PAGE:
Data from JPMorgan shows that emerging market sovereigns sold hard currency bonds worth $9.6 billion last month while companies raised $51.2 billion (that compares with Jan 2012 issuance levels of $17.5 billion for sovereigns and $23.9 billion for corporates). Similarly, inflows into EM debt were well over $10 billion last month, very probably topping the previous monthly record, according to JPM.
What a difference a few months have made for Indian markets.
The rupee is 8 percent up from last summer’s record lows. Foreigners have ploughed $17 billion into Indian stocks and bonds since Sept 2012 and foreign ownership of Indian shares is at a record high 22.7 percent, Morgan Stanley reckons. And all it has taken to change the mood has been the announcement of a few reforms (allowing foreign direct investment into retail, some fuel and rail price hikes and raising FDI limits in some sectors). A controversial double taxation law has been pushed back. The government has sold some stakes in state-run companies (it offloaded 10 percent of Oil India last week, netting $585 million). If the measures continue, the central bank may cut interest rates further.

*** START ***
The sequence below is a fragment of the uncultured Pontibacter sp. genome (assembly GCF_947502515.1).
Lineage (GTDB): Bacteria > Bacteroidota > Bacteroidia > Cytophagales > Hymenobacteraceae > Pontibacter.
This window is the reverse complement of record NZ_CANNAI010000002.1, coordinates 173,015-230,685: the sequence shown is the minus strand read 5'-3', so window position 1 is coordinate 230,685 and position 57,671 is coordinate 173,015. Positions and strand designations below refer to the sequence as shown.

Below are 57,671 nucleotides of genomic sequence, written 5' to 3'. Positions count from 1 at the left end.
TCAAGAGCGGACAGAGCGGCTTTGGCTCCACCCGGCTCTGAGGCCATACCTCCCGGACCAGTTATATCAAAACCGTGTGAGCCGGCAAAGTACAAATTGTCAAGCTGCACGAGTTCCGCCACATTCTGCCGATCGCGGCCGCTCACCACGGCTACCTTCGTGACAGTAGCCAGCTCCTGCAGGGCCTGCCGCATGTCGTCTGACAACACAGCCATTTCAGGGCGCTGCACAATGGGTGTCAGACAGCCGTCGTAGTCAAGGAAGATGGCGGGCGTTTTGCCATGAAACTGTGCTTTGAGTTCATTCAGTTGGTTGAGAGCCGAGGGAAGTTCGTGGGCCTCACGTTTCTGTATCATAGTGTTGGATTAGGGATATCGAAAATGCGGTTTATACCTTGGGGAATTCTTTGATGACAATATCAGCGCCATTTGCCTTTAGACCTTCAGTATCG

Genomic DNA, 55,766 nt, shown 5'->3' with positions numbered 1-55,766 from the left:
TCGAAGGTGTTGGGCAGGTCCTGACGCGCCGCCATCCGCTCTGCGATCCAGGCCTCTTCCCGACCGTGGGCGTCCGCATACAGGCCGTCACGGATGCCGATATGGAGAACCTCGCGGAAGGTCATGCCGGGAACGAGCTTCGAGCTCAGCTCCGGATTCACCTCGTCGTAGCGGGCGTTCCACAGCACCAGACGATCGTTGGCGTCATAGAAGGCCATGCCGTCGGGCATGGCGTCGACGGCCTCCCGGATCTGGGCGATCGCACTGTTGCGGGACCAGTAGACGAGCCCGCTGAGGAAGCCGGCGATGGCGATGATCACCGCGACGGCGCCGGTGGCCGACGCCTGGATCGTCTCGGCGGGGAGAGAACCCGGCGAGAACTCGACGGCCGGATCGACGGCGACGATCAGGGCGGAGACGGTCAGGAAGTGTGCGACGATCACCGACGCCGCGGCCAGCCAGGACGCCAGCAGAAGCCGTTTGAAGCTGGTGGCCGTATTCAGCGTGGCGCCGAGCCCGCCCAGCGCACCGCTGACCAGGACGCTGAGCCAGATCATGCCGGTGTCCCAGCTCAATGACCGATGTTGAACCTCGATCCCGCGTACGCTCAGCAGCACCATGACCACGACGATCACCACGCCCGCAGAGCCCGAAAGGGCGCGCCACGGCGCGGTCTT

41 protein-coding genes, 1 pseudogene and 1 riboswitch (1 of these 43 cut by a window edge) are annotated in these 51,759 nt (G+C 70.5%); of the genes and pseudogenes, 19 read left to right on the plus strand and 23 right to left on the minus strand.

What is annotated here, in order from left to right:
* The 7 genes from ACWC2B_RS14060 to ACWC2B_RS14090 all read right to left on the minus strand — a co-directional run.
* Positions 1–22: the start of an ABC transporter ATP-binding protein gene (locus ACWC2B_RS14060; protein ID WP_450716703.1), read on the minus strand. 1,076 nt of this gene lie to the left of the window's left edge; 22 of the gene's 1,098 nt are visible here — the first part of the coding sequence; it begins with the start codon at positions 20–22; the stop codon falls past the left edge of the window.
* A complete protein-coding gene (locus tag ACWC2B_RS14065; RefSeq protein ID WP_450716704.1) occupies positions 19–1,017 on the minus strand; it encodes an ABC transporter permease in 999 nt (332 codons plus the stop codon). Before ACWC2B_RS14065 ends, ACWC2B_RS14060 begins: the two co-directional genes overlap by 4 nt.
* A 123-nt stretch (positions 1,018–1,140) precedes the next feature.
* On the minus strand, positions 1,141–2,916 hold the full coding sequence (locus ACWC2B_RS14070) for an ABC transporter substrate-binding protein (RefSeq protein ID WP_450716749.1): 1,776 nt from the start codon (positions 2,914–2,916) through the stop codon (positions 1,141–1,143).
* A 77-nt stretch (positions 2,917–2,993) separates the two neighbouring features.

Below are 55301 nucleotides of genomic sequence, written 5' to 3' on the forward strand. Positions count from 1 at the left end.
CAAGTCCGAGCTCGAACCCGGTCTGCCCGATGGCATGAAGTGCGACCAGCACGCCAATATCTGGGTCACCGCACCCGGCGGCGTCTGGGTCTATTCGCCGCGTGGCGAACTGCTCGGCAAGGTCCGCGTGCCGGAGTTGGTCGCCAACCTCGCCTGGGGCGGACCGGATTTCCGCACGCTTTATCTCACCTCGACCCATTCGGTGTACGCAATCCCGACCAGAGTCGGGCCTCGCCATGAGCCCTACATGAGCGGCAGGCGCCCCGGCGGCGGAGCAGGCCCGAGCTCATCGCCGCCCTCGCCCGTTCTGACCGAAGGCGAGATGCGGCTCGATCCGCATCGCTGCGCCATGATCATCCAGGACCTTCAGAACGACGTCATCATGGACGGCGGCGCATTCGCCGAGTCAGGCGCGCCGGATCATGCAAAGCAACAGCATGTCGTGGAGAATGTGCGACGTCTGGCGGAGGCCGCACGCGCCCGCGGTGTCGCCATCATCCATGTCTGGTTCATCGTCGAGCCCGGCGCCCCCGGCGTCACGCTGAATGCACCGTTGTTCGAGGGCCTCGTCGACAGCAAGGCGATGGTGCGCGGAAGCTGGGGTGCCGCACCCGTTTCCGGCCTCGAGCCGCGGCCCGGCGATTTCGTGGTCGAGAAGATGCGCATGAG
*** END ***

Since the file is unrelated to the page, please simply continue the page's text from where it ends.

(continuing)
Above all, there have been promises-a-plenty on fiscal consolidation.
The promises are not new. Only this time, investors appear to believe Finance Minister P. Chidambaram.
LONDON (Reuters) – The government does not currently plan additional taxes or curbs on imports of gold as it waits to see the impact of recent tax hikes, a top finance ministry official told Reuters on Wednesday.
India, the world’s largest importer of gold along with China, last week raised the import tax on refined gold by 2 percentage points to 6 percent and more than doubled duties on gold alloy, aiming to rein in a ballooning trade deficit.
LONDON, Jan 30 (Reuters) – India’s government does not
currently plan additional taxes or curbs on imports of gold as
it waits to see the impact of recent tax hikes, a top finance
ministry official told Reuters on Wednesday.
India, the world’s largest importer of gold along with
China, last week raised the import tax on refined gold by 2
percentage points to 6 percent and more than doubled duties on
gold alloy, aiming to rein in a ballooning trade deficit.